Nonetheless, the archipelago does have its unique thirst-quenchers. When you travel outside Metro Manila, for example, you'll find drinks notable not just for their place of origin, but also for what they say about the culture that produced them. Five of the most famous ones are:
Every region has its own method for producing this drink. However, all of them have this in common: They start with fermented sugarcane juice, and end with a drink that's a distinct mixture of sweet, sour and bitter. Ilocanos love this drink so much, their ancestors actually started a revolution over it!
No, they didn't revolt after a random bout of drinking (though that would've been an interesting catalyst nonetheless). What happened was that, in 1786, the Spanish government decided to expropriate the private manufacture and sale of basi, effectively forcing the natives to buy the drink from the government. Twenty-one years later, in 1807, the wine-loving residents of Piddig, Ilocos Norte, had enough, and started a bloody protest against the punitive basi regulations (hence the name "Basi Revolt"). Though the rebellion failed, Ilocanos still believe in this drink's ability to inspire courage, inject vitality and spur appetites in even the lowliest individual.
The name comes from kape, the Tagalog word for "coffee," and barako, the wild boars that feed on the coffee bean plant's berries and leaves. (Incidentally, barako is also slang for a tough, virile man.) True to its name, the Kape Barako has a distinct pungent smell, and it's said to be potent enough to awaken even the sleepiest drinker.
If you'd like to try it, you can buy beans from coffee shops like the Figaro Coffee Company (which we've reviewed before). The beans can be distinguished by their asymmetrical shape, the jagged furrow in the middle and the distinctive "hook" at the bottom of the bean. Some Filipino drinkers would even suggest that it's much better taste-wise compared to Arabica and Robusta. Since there's a good chance they're biased, though, why not try the beans for yourself?
If Russians have vodka, Filipinos have lambanog. Made from the distilled sap of unopened coconut buds, the lambanog has an incredibly high alcohol content (about 80 to 90 proof). This makes it a popular choice for farmers who need to unwind after work, as well as communal activities like tagayan, where men take turns drinking lambanog from a container placed in the center of their circle.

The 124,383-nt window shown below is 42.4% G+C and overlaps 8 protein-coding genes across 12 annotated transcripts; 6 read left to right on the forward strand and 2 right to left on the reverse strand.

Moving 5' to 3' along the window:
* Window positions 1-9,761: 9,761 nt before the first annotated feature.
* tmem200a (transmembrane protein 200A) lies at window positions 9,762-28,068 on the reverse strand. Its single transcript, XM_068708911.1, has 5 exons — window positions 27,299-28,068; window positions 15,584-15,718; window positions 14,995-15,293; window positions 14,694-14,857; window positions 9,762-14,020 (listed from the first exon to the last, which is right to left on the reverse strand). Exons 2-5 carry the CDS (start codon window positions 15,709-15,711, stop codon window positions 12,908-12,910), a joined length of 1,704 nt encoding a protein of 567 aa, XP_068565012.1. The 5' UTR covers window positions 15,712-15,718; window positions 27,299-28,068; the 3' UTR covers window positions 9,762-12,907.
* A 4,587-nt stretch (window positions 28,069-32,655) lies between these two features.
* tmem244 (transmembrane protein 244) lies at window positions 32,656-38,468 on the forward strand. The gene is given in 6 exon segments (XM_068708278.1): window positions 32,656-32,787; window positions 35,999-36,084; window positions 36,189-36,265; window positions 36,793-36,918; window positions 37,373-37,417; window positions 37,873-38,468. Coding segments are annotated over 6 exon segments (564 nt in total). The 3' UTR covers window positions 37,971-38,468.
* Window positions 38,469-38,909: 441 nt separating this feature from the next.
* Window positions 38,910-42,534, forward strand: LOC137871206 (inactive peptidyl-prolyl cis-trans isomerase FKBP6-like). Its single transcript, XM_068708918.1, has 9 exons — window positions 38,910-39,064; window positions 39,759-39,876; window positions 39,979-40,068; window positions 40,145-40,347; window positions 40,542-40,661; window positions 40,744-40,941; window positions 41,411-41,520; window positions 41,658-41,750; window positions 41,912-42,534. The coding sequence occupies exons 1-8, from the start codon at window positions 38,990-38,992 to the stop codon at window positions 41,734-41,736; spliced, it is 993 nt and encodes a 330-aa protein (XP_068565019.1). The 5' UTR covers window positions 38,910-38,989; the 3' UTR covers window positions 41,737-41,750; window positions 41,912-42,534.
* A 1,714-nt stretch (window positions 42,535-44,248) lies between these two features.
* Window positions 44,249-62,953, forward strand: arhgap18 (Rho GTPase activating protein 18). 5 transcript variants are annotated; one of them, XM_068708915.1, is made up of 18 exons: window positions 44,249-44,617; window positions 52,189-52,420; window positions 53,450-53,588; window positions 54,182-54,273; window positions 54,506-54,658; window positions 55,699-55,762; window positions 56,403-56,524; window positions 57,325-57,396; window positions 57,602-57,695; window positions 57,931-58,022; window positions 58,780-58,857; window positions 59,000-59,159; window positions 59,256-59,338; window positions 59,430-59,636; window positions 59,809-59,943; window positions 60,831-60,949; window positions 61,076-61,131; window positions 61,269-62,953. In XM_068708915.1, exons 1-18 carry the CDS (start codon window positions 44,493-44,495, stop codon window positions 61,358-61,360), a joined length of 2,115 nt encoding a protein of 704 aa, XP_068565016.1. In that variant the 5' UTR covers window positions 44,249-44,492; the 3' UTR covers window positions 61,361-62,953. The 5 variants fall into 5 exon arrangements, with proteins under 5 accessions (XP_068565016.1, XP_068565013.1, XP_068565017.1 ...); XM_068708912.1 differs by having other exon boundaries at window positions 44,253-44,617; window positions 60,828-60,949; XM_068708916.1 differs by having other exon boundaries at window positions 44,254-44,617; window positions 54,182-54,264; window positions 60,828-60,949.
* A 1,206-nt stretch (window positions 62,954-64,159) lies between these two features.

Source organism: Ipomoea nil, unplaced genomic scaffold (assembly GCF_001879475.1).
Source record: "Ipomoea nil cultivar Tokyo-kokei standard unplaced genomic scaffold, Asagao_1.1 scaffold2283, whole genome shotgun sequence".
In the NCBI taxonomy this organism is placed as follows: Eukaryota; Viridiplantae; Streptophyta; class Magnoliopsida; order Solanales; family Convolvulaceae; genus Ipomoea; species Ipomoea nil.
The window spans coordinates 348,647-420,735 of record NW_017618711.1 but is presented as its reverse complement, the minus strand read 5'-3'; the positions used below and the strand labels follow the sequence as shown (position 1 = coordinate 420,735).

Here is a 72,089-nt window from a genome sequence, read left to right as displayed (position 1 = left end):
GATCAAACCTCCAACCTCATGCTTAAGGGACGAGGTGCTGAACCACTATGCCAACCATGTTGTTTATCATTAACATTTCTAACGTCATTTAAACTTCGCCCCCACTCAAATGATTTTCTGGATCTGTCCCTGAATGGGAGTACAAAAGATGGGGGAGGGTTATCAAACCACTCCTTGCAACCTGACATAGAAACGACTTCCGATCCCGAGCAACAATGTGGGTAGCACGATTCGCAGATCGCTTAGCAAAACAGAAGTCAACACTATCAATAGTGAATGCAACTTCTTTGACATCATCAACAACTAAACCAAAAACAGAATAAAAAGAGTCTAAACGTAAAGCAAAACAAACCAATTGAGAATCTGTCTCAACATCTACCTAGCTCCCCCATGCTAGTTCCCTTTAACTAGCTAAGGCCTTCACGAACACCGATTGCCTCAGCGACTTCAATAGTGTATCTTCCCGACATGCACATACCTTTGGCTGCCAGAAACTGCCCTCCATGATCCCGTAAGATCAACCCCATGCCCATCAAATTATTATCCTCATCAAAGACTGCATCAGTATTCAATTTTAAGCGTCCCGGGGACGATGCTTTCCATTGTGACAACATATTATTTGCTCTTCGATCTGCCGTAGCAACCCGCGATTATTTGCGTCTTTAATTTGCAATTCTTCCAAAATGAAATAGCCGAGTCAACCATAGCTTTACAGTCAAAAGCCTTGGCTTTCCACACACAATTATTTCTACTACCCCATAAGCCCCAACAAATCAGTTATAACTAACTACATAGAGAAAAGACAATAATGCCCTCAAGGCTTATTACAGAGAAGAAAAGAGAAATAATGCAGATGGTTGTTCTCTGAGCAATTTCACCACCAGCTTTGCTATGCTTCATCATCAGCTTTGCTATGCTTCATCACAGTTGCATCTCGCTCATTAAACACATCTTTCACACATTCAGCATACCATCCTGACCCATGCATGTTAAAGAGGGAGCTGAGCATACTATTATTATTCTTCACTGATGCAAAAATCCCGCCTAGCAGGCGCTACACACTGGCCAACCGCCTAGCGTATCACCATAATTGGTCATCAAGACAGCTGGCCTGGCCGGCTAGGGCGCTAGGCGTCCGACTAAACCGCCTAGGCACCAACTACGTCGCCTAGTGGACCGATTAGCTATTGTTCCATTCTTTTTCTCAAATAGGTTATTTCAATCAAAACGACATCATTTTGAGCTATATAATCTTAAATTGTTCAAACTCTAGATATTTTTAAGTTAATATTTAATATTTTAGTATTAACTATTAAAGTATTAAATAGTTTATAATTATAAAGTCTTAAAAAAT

Initially, it was known as the "poor man's drink," since it's relatively inexpensive to manufacture. But because of its alcohol content — plus its incredible (in)ability to give you a hangover — it eventually became one of the Philippines' most popular exports. One lambanog brand even received a Gold Medal from Monde Selection — which happens to be one of the most prestigious quality-certifying institutions in the world. For those who love alcoholic drinks in general, this is a must-add on any "Drinks to Try" list.
Like many Asian countries, the Philippines has its own version of the rice wine. Originating from the Cordillera region, tapuy can be made of either pure glutinous rice, or a mixture of glutinous and non-glutinous rice plus ingredients like ginger extract. It also has 28 proof alcohol, and has a "moderately sweet" flavor that stays in your mouth long after you've drank it.
According to Ibaloi myth, tapuy was introduced by the gods. Because of that, it's customary to offer the drink during weddings, festivals and other important occasions as a sign of invitation to the Powers Above. Regardless of how it really came to be, though, it can't be denied that this is one heavenly drink!
Similar to the lambanog, the tuba is extracted from unopened coconut buds. The difference is that it's undistilled, so it's not as potent as — and is less expensive than — lambanog. With a taste often described as "stinging sweet" and "bitter," it's perfect for those who want to sample Philippine alcoholic drinks without shocking their livers.
No one really knows how the tuba came to be. Some say that, when Portuguese explorer Ferdinand Magellan came to the Philippines on March 17, 1521, the natives presented this drink to them (along with what's sure to be a satisfying feast). At any rate, tuba continues to be popular in the provinces — as medicine, as a test of manhood and even as a drink for babies(!).
Other than these five, the Philippines has other drinks that can only be found within its 7,107 islands. As Filipino culture continues to evolve, so will these drinks in the years to come. Looking forward to those until then!